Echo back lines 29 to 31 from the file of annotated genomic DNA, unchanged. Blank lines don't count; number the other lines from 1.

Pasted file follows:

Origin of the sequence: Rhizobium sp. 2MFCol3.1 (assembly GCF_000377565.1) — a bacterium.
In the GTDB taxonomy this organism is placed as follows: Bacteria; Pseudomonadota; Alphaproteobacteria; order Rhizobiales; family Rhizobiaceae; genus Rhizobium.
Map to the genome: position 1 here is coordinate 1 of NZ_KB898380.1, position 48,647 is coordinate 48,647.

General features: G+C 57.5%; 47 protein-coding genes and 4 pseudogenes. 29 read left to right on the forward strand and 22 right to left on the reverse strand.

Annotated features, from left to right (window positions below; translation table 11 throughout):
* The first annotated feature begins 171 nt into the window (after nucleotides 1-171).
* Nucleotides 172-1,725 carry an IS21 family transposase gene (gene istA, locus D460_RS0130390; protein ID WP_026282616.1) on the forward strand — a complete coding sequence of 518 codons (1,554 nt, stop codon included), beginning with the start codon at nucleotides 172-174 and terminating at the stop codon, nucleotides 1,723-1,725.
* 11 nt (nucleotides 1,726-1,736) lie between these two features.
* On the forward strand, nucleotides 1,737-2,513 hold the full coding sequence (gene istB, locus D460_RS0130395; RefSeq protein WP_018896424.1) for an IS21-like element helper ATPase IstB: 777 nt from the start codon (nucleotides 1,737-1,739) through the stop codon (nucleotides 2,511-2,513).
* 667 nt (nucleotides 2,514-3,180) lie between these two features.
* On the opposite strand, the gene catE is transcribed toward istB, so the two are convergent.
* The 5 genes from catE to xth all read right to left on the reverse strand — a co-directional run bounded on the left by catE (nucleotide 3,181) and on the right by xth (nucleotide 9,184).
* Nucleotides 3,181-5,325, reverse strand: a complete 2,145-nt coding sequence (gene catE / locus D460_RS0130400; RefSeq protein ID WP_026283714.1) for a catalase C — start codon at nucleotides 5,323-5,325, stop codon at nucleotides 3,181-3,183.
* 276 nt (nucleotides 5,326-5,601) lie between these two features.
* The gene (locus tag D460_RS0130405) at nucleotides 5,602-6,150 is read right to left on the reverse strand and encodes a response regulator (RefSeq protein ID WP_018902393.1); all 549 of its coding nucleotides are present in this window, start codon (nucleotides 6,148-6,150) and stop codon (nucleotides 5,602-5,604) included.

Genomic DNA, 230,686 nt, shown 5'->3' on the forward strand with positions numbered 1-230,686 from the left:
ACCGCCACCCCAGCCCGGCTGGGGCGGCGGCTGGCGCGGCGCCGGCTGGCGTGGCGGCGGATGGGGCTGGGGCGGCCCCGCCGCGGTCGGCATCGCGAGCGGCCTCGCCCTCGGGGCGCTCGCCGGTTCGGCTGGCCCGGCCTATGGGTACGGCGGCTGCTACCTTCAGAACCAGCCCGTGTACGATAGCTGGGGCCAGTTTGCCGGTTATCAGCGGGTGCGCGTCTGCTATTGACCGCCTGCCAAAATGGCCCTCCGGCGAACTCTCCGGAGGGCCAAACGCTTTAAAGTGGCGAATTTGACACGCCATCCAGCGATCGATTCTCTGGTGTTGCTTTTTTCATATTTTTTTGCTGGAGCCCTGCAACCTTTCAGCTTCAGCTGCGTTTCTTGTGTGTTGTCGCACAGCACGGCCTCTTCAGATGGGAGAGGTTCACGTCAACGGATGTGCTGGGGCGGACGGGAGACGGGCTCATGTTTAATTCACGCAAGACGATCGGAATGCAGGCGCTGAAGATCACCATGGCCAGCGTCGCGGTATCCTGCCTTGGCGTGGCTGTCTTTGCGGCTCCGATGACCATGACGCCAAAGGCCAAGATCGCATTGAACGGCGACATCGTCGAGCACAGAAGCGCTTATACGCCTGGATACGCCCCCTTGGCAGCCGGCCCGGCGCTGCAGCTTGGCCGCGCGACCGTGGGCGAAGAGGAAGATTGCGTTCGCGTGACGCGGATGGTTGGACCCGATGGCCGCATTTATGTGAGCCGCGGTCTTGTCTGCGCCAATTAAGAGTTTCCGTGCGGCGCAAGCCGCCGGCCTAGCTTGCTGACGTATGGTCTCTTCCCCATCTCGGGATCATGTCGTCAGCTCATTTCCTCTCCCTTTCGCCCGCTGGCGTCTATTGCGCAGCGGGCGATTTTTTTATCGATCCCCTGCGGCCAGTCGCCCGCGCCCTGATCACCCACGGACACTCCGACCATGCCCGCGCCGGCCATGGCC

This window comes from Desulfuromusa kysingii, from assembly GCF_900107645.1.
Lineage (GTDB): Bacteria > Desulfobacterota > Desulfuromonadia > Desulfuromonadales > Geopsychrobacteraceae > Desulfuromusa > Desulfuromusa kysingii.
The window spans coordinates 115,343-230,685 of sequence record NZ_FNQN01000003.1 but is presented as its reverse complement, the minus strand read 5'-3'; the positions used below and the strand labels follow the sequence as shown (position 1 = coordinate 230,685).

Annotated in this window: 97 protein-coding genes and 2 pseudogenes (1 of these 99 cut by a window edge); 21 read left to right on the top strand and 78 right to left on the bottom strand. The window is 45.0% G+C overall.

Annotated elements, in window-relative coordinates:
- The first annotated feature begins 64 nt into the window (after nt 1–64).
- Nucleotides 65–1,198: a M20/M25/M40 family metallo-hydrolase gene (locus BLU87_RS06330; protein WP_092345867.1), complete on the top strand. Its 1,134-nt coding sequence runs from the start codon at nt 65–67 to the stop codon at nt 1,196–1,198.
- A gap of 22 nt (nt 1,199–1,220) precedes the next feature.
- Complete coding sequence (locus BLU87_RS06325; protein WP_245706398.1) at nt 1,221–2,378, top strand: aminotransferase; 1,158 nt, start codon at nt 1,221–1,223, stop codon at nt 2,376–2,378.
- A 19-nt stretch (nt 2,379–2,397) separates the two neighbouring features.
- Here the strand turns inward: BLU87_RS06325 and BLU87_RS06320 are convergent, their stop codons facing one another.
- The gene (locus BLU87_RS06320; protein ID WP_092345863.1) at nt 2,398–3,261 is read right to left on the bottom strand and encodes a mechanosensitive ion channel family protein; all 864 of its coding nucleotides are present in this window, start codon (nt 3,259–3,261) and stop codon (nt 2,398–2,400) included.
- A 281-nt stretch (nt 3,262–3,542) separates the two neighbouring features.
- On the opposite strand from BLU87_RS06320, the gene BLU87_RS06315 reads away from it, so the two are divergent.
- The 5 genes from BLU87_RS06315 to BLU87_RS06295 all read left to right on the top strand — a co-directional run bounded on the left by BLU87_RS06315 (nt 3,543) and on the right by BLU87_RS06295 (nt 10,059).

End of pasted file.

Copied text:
- The gene (locus BLU87_RS06320; protein ID WP_092345863.1) at nt 2,398–3,261 is read right to left on the bottom strand and encodes a mechanosensitive ion channel family protein; all 864 of its coding nucleotides are present in this window, start codon (nt 3,259–3,261) and stop codon (nt 2,398–2,400) included.
- A 281-nt stretch (nt 3,262–3,542) separates the two neighbouring features.
- On the opposite strand from BLU87_RS06320, the gene BLU87_RS06315 reads away from it, so the two are divergent.